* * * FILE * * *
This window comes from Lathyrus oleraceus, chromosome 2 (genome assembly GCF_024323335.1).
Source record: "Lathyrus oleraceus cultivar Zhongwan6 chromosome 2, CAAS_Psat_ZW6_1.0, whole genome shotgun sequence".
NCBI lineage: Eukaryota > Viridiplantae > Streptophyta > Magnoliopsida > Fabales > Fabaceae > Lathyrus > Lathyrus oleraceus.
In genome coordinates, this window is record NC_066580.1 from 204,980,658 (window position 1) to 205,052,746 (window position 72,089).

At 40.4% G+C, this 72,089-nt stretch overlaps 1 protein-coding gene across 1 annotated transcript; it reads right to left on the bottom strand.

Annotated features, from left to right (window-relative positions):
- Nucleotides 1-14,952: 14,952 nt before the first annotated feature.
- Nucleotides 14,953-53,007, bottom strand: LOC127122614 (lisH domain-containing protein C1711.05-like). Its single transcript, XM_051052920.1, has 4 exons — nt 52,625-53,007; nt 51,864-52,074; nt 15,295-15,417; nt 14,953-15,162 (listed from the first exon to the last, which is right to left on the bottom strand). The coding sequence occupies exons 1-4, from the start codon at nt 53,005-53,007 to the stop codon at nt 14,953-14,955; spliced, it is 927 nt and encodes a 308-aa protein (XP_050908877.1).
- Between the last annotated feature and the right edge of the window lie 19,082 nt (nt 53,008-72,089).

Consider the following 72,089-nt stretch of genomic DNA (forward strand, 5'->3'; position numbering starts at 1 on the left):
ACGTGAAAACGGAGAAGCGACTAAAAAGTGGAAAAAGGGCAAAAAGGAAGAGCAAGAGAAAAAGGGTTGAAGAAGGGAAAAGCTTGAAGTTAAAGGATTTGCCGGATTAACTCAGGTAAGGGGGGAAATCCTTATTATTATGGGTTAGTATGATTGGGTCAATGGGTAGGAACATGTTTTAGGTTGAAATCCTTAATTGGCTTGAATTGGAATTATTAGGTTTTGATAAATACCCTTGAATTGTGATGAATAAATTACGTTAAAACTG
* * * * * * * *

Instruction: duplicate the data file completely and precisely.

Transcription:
This window comes from Lathyrus oleraceus, chromosome 2 (genome assembly GCF_024323335.1).
Source record: "Lathyrus oleraceus cultivar Zhongwan6 chromosome 2, CAAS_Psat_ZW6_1.0, whole genome shotgun sequence".
NCBI lineage: Eukaryota > Viridiplantae > Streptophyta > Magnoliopsida > Fabales > Fabaceae > Lathyrus > Lathyrus oleraceus.
In genome coordinates, this window is record NC_066580.1 from 204,980,658 (window position 1) to 205,052,746 (window position 72,089).

At 40.4% G+C, this 72,089-nt stretch overlaps 1 protein-coding gene across 1 annotated transcript; it reads right to left on the bottom strand.

Annotated features, from left to right (window-relative positions):
- Nucleotides 1-14,952: 14,952 nt before the first annotated feature.
- Nucleotides 14,953-53,007, bottom strand: LOC127122614 (lisH domain-containing protein C1711.05-like). Its single transcript, XM_051052920.1, has 4 exons — nt 52,625-53,007; nt 51,864-52,074; nt 15,295-15,417; nt 14,953-15,162 (listed from the first exon to the last, which is right to left on the bottom strand). The coding sequence occupies exons 1-4, from the start codon at nt 53,005-53,007 to the stop codon at nt 14,953-14,955; spliced, it is 927 nt and encodes a 308-aa protein (XP_050908877.1).
- Between the last annotated feature and the right edge of the window lie 19,082 nt (nt 53,008-72,089).

Consider the following 72,089-nt stretch of genomic DNA (forward strand, 5'->3'; position numbering starts at 1 on the left):
ACGTGAAAACGGAGAAGCGACTAAAAAGTGGAAAAAGGGCAAAAAGGAAGAGCAAGAGAAAAAGGGTTGAAGAAGGGAAAAGCTTGAAGTTAAAGGATTTGCCGGATTAACTCAGGTAAGGGGGGAAATCCTTATTATTATGGGTTAGTATGATTGGGTCAATGGGTAGGAACATGTTTTAGGTTGAAATCCTTAATTGGCTTGAATTGGAATTATTAGGTTTTGATAAATACCCTTGAATTGTGATGAATAAATTACGTTAAAACTG